Rubondo Island National Park
Rubondo Island National Park was created in 1977. Together with the Burigi Game Reserve and Biharamulo Game Reserve, the park is the most important conservation unit on Lake Victoria, the world’s third-largest freshwater lake. It spans 30 kilometres from north to south and encompasses 456 km2 (240 km2 of which is land). The elevation ranges from 1,130 m (lakeshore) to 1,278 m. (Rwamtola Hills).
Landing on Rubondo is like walking into Jurassic Park from a time machine.
The island’s magnificent tropical forests, beaches, and lakes are entirely yours to explore; there are no human occupants. This untouched environment may be found at the southwest corner of the enormous, shallow Lake Victoria, which is surrounded by Tanzania, Uganda, and Kenya. The mountainous island contains some open parts, notably papyrus marshes and long grass plains, although forest covers more than 80% of the territory.
Brief History of Rubondo Island National Park
Before the 1960s, there was no way to see picture-perfect safari animals. Rubondo was included in a mammal rescue initiative as a response to poaching and dwindling ecosystems by Professor Bernard Grzimek, who is famed for bringing the Serengeti to the attention of the world. As a result, in the 1960s and 1970s, the isolated human-free Rubondo became the ideal sanctuary for the introduction of huge mammals such as chimps, rhinoceroses, roan antelopes, elephants, and giraffes. Unfortunately, poachers discovered it and wiped off the rhino and roan antelope populations, but a variety of other species became common inhabitants.
Rubondo is the location of the more elusive riches.
Wildlife in Rubondo Island National Park
The forest is home to two elephant families. Many of the 50 individuals have grown to incredible sizes. There are over a hundred giraffes, who prefer the southernmost sections; bushbucks wade amid wet fig, palm, and other trees; and hippos patrol the shoreline. Yellow-spotted otters play among the rocks. Crocodiles peer out from the sparkling pools, their eyes protruding from the water, while monkey screams often disturb the stillness.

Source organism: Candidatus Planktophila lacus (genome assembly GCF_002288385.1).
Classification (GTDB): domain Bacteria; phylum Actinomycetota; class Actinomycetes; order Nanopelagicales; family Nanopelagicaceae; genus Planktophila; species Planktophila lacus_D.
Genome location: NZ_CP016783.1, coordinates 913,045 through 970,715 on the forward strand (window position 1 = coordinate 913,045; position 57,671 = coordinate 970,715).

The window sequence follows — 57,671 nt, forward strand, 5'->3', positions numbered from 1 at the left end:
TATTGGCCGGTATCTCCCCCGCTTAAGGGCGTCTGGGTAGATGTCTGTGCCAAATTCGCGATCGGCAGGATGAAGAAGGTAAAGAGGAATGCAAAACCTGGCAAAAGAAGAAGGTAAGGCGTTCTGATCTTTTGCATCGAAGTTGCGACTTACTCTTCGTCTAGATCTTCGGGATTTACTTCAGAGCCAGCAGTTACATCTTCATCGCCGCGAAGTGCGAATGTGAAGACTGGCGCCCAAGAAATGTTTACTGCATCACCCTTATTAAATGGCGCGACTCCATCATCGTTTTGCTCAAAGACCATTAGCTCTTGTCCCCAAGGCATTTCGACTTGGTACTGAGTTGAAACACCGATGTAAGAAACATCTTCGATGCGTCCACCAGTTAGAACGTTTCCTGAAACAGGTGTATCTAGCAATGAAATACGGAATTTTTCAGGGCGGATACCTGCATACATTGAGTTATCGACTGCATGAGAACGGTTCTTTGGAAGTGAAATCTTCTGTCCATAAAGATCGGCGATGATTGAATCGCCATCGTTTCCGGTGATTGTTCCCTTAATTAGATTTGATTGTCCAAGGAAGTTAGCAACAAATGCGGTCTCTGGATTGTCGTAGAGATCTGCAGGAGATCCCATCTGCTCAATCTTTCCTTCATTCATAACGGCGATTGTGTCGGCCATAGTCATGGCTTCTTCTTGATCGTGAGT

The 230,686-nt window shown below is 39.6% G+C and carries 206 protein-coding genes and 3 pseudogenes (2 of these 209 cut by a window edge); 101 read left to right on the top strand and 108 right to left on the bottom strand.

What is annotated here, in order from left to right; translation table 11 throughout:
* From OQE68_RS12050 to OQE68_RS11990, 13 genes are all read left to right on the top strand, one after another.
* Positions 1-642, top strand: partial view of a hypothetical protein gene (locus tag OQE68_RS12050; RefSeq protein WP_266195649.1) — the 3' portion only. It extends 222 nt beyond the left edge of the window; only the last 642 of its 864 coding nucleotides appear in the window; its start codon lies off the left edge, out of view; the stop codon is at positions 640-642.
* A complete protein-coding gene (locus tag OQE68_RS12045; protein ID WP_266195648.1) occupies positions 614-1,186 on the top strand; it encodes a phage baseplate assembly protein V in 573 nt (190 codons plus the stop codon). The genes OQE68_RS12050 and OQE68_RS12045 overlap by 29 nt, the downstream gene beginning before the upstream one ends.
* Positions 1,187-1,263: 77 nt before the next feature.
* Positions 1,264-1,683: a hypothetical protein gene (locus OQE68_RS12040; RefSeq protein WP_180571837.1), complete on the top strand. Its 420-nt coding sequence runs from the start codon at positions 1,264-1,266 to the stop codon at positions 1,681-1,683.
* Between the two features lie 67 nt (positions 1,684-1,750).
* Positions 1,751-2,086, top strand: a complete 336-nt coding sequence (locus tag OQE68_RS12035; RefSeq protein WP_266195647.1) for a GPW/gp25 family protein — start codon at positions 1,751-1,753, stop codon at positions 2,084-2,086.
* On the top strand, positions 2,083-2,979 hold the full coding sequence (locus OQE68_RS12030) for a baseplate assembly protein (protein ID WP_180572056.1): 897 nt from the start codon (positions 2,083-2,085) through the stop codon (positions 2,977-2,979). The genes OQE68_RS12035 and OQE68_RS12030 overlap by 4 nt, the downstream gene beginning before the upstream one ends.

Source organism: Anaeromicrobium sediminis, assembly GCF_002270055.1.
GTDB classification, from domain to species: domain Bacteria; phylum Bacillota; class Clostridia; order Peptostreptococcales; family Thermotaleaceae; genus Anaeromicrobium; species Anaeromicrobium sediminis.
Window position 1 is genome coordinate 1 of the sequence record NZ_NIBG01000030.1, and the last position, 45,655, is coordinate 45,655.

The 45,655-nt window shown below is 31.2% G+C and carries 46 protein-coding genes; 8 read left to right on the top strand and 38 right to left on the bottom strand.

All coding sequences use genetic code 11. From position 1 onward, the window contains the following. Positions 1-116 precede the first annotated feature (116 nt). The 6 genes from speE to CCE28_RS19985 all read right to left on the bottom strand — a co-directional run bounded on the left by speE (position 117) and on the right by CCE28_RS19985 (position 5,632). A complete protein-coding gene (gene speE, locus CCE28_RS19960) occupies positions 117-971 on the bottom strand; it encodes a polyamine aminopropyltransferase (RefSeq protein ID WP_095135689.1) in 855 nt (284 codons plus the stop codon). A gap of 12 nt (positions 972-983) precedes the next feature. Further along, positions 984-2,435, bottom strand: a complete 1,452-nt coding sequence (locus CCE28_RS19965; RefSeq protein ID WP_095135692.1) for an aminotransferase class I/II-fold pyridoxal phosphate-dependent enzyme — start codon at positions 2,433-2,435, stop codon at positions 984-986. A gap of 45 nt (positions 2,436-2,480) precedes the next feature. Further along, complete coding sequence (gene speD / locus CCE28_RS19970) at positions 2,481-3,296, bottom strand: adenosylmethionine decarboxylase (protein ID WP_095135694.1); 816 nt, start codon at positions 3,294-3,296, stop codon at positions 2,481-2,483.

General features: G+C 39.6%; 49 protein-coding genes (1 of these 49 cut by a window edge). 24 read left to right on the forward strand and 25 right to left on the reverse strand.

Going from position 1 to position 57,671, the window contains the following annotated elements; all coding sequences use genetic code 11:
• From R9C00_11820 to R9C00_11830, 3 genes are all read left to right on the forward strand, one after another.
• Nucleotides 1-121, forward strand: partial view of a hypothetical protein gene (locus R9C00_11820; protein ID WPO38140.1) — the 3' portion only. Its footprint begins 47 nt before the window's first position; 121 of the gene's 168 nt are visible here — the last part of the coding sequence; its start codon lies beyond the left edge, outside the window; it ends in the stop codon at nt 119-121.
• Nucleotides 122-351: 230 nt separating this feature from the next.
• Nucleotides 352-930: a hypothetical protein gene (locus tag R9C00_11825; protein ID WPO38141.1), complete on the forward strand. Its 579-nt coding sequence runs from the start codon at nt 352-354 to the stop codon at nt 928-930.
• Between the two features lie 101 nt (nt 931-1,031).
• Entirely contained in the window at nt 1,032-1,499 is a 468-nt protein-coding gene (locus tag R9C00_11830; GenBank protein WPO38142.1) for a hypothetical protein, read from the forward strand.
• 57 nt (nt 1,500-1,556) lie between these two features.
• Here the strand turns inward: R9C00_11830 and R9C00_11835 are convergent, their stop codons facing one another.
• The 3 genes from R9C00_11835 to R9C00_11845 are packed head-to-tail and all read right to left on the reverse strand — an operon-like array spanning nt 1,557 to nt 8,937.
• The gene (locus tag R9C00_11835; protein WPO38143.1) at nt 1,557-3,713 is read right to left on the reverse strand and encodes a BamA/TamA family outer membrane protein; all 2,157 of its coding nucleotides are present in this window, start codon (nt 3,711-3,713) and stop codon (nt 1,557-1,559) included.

Rubondo isn’t an island full of big predators or herds of grazers; instead, it’s home to more mysterious gems. The sitatunga antelope is one of the most remarkable beasts hidden in the marshes and forest’s watery boundaries. A sighting is a rare occurrence; it is seldom seen elsewhere in Tanzania. Wild chimps, who were brought between 1966 and 1969, are another well-known inhabitant. Since then, the population has grown and is now somewhat more habituated. Furthermore, butterflies abound across the whole island. Fortunately, they seem to favour animal droppings, which forces them to leave the flowery forest and makes them much simpler to find.
Although the precise number is unclear, it is believed that the island is home to approximately 400 different bird species. The grey parrot, which was imported in 2000 after 34 birds were rescued from illicit commerce, is an impressive newcomer. The shrieks may be heard all the way through the forest.
The African fish eagle, with its black, white, and chestnut feather pattern, is also a common sight over the shorelines. Those who can’t get enough of bird watching go to the three Birds Islands to see the African darter, great cormorant, and long-tailed cormorant.
The sight of hundreds of Nile crocodiles on the third island, also known as Crocodile Island, is an experience that visitors will never forget.
The average temperature is 22 °C all year (25-32 °C during the day and 15-20 °C at night).
How to get to Rubondo Island National Park
The island can only be reached by boat or plane.There is a 10-hour boat voyage from Mwanza to Nkome. Boats are accessible every day; please call the park to arrange for boat collection at the park headquarters. Drive from Mwanza to Mganza (150 kilometres) and then call the park for collection.
By air: Scheduled and chartered flights are available from Arusha, Bukoba, Kilimanjaro, Dar es Salaam, Mwanza, and other significant towns.
Accommodation in and around Rubondo Island National Park
One resthouse, one tent lodge, several high-quality bandas, one public campground, and two exclusive campsites (for bookings for the bandas, the resthouse, and the special campsites, contact the park).
What to do in Rubondo Island National Park?
Walking safaris, guided hikes, and sport fishing for the very large local Nile perch, which may reach more than 100 kg, are all offered, as are boat cruises to see breeding birds and Nile crocodiles.